Quinn: Court-Ordered Changes To Stop-And-Frisk Should Start Now
NEW YORK (CBSNewYork) — City officials have filed notice to appeal the ruling against the NYPD stop-and-frisk policy, but City Council Speaker Christine Quinn wants court-mandated changes to go ahead regardless.
As WCBS 880’s Rich Lamb reported Saturday, Quinn — who is also running for mayor — said there should be no further delay, and court-ordered changes to the policy should be put into place right away, She said she was filing declarations in U.S. District Court to oppose any motion for a stay in implementation.
“I will fight any attempt to prevent these reforms from being implemented immediately,” Quinn said. “In addition, my office will work closely with the plaintiffs in this case to oppose any stay, pending the appeal, and to urge the second circuit to uphold the district court’s decision.”
The speaker said in federal court especially, getting a stay in the course of an appeal is not a given.
In the decision issued Monday, Manhattan U.S. District Judge Shira Scheindlin said the NYPD was making the street stops based on race. She did not order an end to the practice, but instead appointed an independent monitor to oversee changes to the policy.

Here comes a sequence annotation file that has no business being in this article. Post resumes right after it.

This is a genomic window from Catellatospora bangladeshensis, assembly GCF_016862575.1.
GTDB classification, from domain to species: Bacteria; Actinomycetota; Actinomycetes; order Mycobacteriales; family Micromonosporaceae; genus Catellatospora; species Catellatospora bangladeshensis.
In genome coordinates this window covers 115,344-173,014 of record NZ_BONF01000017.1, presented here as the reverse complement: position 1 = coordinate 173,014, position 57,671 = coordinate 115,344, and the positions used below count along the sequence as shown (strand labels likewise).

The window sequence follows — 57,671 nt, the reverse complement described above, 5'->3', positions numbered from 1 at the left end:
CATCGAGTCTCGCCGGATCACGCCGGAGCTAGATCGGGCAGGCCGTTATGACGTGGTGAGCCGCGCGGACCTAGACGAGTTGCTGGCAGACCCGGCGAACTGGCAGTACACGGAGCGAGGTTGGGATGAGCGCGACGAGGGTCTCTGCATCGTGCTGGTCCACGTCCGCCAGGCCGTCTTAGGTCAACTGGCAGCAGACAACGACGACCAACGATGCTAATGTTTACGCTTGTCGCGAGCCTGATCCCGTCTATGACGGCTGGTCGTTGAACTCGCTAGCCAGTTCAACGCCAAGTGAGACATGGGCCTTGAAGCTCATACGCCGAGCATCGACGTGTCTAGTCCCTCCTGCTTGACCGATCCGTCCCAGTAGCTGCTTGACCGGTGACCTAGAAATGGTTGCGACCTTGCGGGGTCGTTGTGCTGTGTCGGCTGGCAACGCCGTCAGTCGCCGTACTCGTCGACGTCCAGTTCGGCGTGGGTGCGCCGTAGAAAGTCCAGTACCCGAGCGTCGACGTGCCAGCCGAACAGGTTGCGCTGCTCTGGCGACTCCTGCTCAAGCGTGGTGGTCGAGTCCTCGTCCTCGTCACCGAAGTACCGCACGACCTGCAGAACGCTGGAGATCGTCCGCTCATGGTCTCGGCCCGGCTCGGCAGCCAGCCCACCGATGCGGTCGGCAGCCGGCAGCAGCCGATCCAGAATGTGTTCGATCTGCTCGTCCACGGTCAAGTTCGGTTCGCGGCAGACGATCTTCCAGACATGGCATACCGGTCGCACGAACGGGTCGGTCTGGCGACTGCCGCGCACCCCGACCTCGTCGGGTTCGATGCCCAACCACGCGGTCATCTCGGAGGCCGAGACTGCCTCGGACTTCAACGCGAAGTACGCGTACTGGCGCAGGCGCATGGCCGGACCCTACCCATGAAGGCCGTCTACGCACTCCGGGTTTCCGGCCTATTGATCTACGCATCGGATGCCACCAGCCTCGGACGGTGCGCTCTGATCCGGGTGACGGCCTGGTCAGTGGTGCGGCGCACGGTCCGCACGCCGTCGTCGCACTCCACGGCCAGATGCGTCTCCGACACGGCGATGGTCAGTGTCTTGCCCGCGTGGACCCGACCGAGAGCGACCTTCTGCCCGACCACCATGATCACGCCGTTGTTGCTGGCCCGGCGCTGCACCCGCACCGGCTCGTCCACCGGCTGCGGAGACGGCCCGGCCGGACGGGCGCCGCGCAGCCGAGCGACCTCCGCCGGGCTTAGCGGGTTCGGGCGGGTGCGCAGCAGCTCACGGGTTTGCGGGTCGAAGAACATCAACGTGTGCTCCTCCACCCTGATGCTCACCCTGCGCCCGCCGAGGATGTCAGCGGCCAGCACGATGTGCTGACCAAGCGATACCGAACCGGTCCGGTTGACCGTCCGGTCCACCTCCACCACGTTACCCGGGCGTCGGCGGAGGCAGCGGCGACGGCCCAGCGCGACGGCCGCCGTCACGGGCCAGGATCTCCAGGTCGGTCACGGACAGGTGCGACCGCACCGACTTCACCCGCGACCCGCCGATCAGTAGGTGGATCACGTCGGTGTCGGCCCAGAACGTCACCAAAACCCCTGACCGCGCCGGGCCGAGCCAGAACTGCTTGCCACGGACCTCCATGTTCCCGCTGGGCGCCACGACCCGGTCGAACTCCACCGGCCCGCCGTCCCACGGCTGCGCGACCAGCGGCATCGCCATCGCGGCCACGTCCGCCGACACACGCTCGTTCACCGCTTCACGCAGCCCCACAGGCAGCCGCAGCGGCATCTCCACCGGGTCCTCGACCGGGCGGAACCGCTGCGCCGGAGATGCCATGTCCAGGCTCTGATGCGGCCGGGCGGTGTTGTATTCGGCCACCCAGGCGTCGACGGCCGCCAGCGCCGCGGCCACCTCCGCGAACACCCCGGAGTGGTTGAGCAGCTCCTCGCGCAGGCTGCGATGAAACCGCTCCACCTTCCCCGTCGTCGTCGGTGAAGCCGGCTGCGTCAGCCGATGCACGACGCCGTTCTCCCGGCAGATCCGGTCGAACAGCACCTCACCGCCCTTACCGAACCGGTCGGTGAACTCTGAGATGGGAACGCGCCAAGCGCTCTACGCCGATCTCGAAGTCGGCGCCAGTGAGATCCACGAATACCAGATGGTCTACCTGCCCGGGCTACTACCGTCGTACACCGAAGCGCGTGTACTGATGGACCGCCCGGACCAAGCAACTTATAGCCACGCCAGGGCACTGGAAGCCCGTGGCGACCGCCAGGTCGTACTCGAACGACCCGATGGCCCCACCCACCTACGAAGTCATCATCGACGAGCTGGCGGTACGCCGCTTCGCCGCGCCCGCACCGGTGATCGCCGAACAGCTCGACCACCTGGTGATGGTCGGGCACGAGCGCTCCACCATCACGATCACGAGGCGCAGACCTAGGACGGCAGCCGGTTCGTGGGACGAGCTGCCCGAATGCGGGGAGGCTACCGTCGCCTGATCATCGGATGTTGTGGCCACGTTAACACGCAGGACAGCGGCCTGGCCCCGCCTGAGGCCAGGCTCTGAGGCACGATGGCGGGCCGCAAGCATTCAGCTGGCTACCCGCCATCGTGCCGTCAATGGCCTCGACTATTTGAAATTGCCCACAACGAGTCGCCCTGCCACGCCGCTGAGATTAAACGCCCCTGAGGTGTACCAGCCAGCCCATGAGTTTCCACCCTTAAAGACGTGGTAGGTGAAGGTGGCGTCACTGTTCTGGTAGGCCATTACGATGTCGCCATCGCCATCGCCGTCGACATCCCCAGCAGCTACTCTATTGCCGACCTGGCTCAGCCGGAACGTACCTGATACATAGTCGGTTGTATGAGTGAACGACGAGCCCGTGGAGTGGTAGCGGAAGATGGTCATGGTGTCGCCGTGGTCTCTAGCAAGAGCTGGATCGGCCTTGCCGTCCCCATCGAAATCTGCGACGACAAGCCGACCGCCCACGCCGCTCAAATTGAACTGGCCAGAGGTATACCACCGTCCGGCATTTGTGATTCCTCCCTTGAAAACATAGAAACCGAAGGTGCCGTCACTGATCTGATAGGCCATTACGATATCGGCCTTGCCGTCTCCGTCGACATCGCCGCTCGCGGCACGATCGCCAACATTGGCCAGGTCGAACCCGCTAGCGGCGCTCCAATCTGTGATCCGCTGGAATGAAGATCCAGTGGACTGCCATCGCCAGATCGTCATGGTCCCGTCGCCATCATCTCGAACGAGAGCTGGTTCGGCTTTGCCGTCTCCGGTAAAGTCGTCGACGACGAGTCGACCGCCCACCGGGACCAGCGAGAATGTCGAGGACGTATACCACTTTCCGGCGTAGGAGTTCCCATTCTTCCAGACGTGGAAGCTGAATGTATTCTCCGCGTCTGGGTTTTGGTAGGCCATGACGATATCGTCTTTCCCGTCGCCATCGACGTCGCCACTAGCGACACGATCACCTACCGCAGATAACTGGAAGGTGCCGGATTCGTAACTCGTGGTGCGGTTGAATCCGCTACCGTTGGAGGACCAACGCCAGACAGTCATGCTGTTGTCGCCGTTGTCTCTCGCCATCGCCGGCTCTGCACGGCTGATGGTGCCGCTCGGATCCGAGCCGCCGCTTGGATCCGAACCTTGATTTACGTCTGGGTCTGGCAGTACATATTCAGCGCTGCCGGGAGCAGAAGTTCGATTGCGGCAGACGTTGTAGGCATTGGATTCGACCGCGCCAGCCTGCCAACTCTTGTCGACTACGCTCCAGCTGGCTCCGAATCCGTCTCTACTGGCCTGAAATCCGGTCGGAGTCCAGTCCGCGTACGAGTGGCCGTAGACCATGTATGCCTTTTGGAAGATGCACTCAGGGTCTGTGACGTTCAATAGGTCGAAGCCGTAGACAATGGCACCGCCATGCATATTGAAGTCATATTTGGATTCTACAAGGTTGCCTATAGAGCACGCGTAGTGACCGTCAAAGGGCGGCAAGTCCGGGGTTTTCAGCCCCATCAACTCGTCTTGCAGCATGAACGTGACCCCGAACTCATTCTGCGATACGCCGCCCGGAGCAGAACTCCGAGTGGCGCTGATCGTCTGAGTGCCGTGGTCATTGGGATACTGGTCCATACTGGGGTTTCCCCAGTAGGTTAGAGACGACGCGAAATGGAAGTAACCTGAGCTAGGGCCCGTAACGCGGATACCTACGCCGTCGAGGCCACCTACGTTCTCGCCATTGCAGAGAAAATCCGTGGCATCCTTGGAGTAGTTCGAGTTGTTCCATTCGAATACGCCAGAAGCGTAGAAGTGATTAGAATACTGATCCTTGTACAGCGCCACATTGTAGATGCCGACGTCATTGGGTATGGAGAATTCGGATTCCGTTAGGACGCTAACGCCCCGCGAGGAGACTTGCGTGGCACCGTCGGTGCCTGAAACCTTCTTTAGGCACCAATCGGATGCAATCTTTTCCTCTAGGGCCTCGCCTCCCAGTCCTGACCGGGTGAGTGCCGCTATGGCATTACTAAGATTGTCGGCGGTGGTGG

Scheindlin said that the stop-and-frisk policy amounts to “indirect racial profiling,” in which “minorities are indeed treated differently than whites,” and, “officers are conducting stops in a racially discriminatory manner.”
“Far too many people in New York City have been deprived of this basic freedom far too often,” she said. “The NYPD’s practice of making stops that lack individualized reasonable suspicion has been so pervasive and persistent as to become not only a part of the NYPD’s standard operating procedure, but a fact of daily life in some New York City neighborhoods.”
“We have moved ahead with our formal filings. The mayor, the police commissioner and the city vowed to press forward immediately with an appeal — and we have done so. The safety of all New Yorkers is at stake,” stated Michael A. Cardozo, of the New York City Law Department.
Lawyers have about three months to file the formal brief.
Also Friday, Mayor Michael Bloomberg slammed Judge Scheidnlin, saying she knows “absolutely zero” about police work.
“What does she know about policing? Absolutely zero,” Bloomberg said. “Your safety and the safety of your kids is now in the hands of some woman who does not have the expertise to do it.”
Bloomberg and other officials have credited the policy in part for a pronounced drop in the homicide rate. The city averages one homicide a day currently, compared with six in 1990.
“We think the judge could not be more wrong. The Supreme Court has ruled, we follow the rules,” he said. “This would be a disaster for the city.”
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